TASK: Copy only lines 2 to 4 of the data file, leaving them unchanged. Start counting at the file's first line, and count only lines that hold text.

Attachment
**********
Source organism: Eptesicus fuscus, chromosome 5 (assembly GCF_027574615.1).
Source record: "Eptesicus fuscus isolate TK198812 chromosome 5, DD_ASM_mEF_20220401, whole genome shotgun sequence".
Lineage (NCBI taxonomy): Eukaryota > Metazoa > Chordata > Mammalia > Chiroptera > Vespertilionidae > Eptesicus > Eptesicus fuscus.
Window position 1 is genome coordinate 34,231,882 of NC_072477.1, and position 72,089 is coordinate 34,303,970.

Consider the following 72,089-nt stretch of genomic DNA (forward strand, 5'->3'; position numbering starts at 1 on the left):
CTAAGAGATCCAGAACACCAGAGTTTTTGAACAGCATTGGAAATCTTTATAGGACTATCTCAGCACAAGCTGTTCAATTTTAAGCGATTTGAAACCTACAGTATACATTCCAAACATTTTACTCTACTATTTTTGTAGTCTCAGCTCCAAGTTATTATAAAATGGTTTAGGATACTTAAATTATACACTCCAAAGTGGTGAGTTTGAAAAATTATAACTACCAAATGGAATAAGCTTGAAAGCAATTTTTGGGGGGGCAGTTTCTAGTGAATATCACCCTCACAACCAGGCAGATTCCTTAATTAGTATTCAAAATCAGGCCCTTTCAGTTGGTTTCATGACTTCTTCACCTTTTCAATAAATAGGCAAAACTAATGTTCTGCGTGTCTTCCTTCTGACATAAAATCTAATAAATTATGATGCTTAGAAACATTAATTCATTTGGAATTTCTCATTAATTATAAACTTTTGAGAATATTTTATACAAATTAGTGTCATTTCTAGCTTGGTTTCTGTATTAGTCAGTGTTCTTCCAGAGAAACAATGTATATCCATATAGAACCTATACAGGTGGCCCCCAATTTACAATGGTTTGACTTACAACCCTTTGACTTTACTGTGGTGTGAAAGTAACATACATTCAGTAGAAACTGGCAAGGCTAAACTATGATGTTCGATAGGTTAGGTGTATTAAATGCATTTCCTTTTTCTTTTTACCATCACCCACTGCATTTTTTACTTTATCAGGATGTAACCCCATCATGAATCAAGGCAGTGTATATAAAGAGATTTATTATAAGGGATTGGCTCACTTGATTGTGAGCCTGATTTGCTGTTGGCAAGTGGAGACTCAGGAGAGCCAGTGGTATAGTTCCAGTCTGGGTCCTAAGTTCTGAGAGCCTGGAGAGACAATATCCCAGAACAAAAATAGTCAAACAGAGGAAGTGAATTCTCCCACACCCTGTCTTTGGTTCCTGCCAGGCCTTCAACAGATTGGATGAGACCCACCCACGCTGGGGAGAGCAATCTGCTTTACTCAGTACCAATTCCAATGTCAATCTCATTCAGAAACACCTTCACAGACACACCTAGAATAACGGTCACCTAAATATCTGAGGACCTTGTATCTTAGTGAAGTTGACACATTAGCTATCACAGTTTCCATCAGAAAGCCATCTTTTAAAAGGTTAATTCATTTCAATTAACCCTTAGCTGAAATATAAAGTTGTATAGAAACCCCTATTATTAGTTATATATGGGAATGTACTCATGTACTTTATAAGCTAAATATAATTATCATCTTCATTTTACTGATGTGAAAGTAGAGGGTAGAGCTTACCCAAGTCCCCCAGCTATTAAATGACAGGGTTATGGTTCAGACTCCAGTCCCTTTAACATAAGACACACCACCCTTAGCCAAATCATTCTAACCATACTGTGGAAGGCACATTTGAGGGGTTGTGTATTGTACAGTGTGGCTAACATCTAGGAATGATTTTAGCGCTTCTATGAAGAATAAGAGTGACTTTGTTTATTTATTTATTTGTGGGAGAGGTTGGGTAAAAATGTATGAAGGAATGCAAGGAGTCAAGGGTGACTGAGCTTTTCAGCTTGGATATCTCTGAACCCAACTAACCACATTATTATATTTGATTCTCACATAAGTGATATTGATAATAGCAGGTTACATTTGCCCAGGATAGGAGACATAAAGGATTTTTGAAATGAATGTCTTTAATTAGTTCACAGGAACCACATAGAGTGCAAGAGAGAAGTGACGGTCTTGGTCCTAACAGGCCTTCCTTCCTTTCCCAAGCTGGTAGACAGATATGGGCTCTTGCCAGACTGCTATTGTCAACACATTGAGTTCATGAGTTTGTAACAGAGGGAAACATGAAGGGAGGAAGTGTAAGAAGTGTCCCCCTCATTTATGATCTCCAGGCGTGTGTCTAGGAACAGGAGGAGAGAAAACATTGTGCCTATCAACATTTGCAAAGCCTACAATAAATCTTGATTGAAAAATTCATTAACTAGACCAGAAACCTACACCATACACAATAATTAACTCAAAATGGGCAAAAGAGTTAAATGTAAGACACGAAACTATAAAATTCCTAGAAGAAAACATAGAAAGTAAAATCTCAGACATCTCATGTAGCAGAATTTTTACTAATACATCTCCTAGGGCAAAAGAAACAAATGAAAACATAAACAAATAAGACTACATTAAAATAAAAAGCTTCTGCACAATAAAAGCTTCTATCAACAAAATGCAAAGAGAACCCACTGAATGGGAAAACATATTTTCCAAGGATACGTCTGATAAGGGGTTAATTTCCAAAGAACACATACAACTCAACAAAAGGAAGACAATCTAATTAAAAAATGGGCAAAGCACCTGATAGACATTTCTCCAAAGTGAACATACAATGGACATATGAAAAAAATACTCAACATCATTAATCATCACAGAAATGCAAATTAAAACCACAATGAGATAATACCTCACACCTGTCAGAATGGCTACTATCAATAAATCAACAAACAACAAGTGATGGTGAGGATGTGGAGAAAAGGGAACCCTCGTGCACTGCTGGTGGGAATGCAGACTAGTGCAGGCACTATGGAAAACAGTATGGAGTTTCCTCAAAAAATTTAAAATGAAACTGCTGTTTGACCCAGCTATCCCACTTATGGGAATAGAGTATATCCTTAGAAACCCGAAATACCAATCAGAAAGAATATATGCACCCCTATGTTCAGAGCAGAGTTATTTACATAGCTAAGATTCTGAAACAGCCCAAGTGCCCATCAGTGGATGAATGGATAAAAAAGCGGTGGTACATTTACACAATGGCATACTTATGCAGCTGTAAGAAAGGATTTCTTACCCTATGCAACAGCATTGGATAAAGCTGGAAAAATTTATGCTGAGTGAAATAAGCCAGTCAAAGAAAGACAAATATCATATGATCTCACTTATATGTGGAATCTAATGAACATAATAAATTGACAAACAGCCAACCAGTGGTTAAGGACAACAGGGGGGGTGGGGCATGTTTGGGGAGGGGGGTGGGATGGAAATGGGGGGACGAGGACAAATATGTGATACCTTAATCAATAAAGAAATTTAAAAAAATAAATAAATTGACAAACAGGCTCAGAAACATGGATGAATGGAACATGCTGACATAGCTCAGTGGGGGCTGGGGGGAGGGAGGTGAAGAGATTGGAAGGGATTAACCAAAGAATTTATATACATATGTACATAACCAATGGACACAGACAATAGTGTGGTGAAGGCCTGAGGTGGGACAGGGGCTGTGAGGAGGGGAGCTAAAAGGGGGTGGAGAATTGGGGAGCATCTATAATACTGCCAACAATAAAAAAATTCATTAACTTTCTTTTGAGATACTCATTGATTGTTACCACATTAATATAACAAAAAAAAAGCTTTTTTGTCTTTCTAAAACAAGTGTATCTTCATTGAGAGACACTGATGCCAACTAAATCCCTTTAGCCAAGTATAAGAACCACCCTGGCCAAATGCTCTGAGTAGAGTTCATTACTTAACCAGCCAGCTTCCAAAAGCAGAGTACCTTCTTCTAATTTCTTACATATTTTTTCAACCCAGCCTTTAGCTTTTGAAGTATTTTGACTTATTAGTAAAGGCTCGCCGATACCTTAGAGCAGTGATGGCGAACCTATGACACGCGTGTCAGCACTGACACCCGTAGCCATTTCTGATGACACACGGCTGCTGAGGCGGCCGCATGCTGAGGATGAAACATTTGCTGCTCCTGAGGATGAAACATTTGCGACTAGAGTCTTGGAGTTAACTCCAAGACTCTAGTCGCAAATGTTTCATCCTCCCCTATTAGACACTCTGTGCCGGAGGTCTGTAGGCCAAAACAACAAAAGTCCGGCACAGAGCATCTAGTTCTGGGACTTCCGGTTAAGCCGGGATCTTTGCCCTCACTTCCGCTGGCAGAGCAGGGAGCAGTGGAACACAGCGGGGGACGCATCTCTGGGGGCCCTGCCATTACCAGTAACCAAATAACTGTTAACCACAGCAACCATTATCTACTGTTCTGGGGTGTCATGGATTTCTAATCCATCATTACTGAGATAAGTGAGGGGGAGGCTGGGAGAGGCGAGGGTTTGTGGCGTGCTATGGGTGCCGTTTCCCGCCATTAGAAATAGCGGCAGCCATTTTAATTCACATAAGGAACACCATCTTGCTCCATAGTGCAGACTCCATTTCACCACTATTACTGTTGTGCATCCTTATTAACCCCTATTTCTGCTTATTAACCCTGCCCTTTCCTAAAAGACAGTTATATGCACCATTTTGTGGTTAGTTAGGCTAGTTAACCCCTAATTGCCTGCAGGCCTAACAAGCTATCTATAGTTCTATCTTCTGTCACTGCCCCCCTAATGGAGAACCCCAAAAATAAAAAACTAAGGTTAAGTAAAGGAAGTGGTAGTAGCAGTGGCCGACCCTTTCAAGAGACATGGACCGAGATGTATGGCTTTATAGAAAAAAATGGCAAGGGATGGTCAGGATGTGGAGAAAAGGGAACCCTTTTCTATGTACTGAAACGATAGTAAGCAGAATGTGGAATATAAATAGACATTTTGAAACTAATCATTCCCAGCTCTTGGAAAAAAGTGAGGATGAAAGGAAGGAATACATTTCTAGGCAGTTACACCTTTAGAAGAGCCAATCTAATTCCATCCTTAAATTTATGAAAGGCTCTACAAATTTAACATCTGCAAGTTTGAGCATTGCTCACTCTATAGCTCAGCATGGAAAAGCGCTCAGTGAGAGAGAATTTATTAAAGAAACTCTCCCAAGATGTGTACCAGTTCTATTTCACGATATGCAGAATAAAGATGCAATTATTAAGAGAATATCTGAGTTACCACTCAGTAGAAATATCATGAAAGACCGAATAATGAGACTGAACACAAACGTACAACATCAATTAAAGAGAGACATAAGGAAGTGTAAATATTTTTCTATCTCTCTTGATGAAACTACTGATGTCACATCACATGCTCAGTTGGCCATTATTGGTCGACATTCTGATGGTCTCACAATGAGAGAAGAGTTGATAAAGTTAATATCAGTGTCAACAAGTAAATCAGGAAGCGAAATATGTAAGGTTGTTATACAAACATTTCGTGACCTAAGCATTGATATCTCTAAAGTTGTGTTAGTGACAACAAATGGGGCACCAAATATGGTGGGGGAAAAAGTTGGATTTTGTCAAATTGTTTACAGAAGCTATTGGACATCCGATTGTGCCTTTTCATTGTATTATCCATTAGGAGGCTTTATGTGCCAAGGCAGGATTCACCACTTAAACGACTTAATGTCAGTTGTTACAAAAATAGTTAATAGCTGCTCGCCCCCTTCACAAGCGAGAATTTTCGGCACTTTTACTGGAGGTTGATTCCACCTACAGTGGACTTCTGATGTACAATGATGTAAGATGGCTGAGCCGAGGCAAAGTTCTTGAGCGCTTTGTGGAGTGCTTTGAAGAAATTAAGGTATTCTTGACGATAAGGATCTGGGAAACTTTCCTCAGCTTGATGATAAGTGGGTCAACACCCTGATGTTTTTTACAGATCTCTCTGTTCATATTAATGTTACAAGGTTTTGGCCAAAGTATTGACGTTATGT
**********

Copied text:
Source record: "Eptesicus fuscus isolate TK198812 chromosome 5, DD_ASM_mEF_20220401, whole genome shotgun sequence".
Lineage (NCBI taxonomy): Eukaryota > Metazoa > Chordata > Mammalia > Chiroptera > Vespertilionidae > Eptesicus > Eptesicus fuscus.
Window position 1 is genome coordinate 34,231,882 of NC_072477.1, and position 72,089 is coordinate 34,303,970.